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Jack Kelly: More killing in Kosovo

When Serbs are the victims, where's the outrage?

Sunday, November 07, 1999

Lost in the massive coverage of an election that won't take place for another 15 months has been news that should be coming out of Kosovo, but hasn't been.

  Jack Kelly is national affairs writer for the Post-Gazette and The Blade of Toledo, Ohio. His e-mail address is 

To prevent mass murder: that was the justification for the war in Kosovo, which violated both the United Nations charter and NATO's own by intervening in the internal affairs of another country. President Clinton and British Prime Minister Tony Blair repeatedly used the word "genocide" to describe what the Serbs were doing to ethnic Albanians in Kosovo.

At war's end, British Foreign Office Minister Geoff Hoon said 10,000 ethnic Albanians had been killed in more than 100 massacres. But forensic teams from the FBI, and from 14 other countries, have been in Kosovo for the last four months, seeking evidence of war crimes. They haven't found anywhere near 10,000 bodies. The FBI has found fewer than 200.

Stratfor, a private intelligence service, published a report Oct. 17 about what the international forensic teams have been finding, or, rather, not finding. A Spanish team was told to prepare to do at least 2,000 autopsies at a site to which it was sent. There were only 187 bodies. During the war, NATO released satellite imagery of what NATO said were mass graves near the village of Pusto Selo. But there were no bodies there. Forensic teams have been unable to find any of the 150 ethnic Albanians allegedly killed in the village of Izbica, or the 96 in Klina, or the 82 in Kraljan.

Unquestionably, Serbs committed atrocities. The FBI found 124 bodies at a site in the British sector of Kosovo. The victims were of both sexes, and ranged in age from 4 to 94. Almost all were killed by a gunshot wound to the head, or blunt force trauma to the head.

But there is a difference between crimes committed by an authoritarian regime in the midst of a civil war, and genocide.

"In the former Yugoslavia crimes were committed, some no doubt horrible, but they derived from the war," Juan Lopez Palafox, chief inspector of the Spanish forensic team, was quoted in the Spanish newspaper El Pais. "In Rwanda, we saw 450 corpses of women and children, one on top of another, all with their heads broken open."

There is also a difference between ethnic cleansing and genocide. Ethnic cleansing is the forcible expulsion of a people from a region. Genocide is an attempt to exterminate them.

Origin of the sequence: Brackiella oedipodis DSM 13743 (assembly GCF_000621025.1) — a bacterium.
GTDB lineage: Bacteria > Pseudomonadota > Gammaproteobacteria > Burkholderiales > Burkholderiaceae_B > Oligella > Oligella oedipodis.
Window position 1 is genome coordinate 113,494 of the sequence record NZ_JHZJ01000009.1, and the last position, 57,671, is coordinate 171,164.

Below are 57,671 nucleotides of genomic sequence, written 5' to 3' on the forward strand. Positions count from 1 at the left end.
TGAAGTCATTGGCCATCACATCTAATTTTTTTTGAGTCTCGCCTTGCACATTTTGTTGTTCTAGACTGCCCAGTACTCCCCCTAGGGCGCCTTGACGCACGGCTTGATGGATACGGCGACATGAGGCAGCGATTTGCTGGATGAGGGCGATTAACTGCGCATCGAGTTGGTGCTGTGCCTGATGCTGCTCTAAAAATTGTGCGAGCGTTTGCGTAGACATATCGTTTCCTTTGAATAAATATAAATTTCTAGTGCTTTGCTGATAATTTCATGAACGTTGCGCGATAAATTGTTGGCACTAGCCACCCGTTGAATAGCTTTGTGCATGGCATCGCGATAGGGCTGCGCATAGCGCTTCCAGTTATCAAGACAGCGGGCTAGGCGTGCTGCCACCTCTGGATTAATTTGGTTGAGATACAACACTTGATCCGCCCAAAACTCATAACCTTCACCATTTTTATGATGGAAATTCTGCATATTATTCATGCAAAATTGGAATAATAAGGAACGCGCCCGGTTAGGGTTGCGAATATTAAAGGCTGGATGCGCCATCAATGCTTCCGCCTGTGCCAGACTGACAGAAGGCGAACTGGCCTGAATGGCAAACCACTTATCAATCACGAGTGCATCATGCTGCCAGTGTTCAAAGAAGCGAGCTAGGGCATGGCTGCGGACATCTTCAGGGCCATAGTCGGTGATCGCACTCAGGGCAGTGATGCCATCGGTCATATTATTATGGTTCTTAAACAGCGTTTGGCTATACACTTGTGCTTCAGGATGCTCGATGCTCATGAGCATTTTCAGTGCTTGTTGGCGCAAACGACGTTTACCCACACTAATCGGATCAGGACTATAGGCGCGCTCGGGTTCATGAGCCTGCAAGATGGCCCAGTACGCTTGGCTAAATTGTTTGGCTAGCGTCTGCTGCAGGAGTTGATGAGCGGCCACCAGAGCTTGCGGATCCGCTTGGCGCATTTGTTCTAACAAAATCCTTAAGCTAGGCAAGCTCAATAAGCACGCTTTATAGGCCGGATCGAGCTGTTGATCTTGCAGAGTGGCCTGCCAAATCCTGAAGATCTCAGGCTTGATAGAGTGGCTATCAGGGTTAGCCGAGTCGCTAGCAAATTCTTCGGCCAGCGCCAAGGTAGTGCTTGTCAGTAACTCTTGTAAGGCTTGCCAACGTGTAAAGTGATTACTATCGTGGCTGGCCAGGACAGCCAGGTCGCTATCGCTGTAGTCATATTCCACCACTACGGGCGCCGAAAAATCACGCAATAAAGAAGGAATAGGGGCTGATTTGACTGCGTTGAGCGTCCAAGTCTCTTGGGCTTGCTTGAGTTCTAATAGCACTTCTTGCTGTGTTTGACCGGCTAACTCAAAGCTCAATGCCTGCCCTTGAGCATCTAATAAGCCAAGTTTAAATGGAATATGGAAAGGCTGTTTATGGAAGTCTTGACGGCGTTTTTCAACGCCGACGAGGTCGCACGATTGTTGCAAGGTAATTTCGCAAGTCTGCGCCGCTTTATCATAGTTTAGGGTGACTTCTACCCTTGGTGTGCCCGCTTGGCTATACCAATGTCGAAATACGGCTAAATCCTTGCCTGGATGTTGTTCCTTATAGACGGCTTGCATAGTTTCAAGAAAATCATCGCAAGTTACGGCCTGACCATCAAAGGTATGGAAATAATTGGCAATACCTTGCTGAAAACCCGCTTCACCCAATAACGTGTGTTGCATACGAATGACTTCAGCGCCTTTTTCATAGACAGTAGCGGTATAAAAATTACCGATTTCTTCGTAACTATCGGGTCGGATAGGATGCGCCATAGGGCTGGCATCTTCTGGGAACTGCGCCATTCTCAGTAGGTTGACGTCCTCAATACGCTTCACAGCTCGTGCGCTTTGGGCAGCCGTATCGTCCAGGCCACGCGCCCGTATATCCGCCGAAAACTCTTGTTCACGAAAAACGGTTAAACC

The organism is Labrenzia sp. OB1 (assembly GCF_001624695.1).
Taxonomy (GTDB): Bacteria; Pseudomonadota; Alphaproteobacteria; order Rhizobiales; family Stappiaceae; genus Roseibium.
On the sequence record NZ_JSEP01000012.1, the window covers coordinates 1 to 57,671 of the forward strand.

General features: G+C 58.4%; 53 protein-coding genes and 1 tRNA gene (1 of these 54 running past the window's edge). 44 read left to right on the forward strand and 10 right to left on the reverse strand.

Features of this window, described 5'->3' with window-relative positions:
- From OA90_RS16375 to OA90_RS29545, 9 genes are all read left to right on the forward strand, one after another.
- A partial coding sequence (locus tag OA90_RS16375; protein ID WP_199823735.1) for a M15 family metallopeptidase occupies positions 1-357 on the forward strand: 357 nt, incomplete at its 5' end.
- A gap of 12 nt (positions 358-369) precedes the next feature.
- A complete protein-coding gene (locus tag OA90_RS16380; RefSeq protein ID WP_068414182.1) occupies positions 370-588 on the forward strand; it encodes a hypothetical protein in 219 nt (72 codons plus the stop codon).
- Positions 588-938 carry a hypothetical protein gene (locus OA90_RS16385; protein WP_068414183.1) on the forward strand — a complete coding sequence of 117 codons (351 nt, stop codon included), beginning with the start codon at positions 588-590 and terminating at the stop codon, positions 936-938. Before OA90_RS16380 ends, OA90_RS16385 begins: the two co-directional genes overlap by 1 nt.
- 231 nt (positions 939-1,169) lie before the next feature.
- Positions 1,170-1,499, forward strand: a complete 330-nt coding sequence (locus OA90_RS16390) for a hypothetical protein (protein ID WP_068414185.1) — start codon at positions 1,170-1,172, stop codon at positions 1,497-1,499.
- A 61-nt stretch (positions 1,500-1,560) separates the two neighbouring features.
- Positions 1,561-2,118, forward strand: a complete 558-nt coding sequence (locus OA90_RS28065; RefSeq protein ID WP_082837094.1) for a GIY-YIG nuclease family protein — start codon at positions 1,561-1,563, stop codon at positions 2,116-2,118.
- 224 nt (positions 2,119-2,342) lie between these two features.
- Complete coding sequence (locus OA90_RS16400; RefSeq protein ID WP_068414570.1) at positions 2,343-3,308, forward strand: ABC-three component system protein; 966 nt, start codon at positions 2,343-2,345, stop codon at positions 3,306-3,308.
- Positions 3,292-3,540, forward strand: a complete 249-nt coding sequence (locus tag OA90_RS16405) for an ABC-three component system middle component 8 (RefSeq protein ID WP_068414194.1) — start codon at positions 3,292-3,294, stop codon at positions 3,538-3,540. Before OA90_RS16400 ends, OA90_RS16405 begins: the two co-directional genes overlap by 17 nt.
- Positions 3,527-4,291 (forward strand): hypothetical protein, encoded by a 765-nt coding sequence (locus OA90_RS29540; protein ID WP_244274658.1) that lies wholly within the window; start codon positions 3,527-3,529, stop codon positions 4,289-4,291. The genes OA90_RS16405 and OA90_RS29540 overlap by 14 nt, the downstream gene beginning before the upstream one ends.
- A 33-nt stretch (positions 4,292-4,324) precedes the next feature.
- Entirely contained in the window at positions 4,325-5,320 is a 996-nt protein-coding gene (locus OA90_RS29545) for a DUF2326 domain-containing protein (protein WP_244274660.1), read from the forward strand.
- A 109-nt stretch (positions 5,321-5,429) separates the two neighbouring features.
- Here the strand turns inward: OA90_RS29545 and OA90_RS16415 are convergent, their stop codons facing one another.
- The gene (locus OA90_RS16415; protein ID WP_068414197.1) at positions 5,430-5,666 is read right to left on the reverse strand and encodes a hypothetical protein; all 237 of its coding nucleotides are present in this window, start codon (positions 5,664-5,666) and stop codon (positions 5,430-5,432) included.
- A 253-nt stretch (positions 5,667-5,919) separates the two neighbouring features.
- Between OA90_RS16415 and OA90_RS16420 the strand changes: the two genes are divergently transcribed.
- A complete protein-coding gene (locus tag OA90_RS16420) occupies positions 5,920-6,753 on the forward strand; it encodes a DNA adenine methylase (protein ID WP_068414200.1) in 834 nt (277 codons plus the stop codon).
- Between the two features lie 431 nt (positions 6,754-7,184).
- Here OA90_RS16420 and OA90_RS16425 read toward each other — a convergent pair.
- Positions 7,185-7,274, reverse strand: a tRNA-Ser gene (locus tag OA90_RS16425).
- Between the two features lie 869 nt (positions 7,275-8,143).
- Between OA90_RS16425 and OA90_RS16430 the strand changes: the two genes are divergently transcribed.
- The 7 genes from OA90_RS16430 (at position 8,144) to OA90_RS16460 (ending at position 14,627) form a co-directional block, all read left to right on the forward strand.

American attitudes toward ethnic cleansing seem to depend more on domestic politics than on distaste for the act itself.

The greatest ethnic cleansing in the history of Europe was the expulsion of Germans from the former East Prussia, Danzig and the Sudetenland at the end of World War II. Neither then, nor subsequently, have we decried this.

When Armenia forcibly expelled Azeris from the strip of land separating Armenia from the disputed territory of Ngorno-Karabakh, the Clinton administration imposed sanctions on Azerbaijan, the victim, rather than upon Armenia, the aggressor. It is probably not a coincidence that there are a number of wealthy businessmen in California of Armenian descent who are major contributors to the Democratic Party.

And it isn't just Serbs who have been committing crimes. A Bulgarian diplomat was murdered in the streets of Pristina when, asked for the time, he answered in Serbo-Croat. Near the city of Pec, a convoy of 150 Serbs fleeing Kosovo was attacked by ethnic Albanians. Several cars were set on fire, despite the fact the convoy was under NATO escort.

"The entry of multinational forces into Kosovo didn't end violence there, it just ushered in a new kind of violence - attacks by ethnic Albanians on ethnic non-Albanians . . . and it is getting worse every day," said Anna Husarka, a researcher for a French think tank.

More often than not, NATO spokesmen say they do not know who is responsible for the escalating number of incidents of violence.

"When we know the Serbs did it, we say the Serbs did it," said a NATO official who, for reasons which will become obvious, spoke anonymously to an American researcher. "When we don't know who did it, we say the Serbs did it. And when we know the Serbs didn't do it, we say we don't know who did it."

Why is ethnic cleansing bad when Serbs do it to Albanians, but OK when Albanians do it to Serbs? Why is it evil for Serbs to murder Muslims, but all right for Muslims to murder Serbs? And since NATO intervened in Kosovo allegedly to prevent ethnic cleansing, why is NATO permitting ethnic cleansing to continue under its nose?

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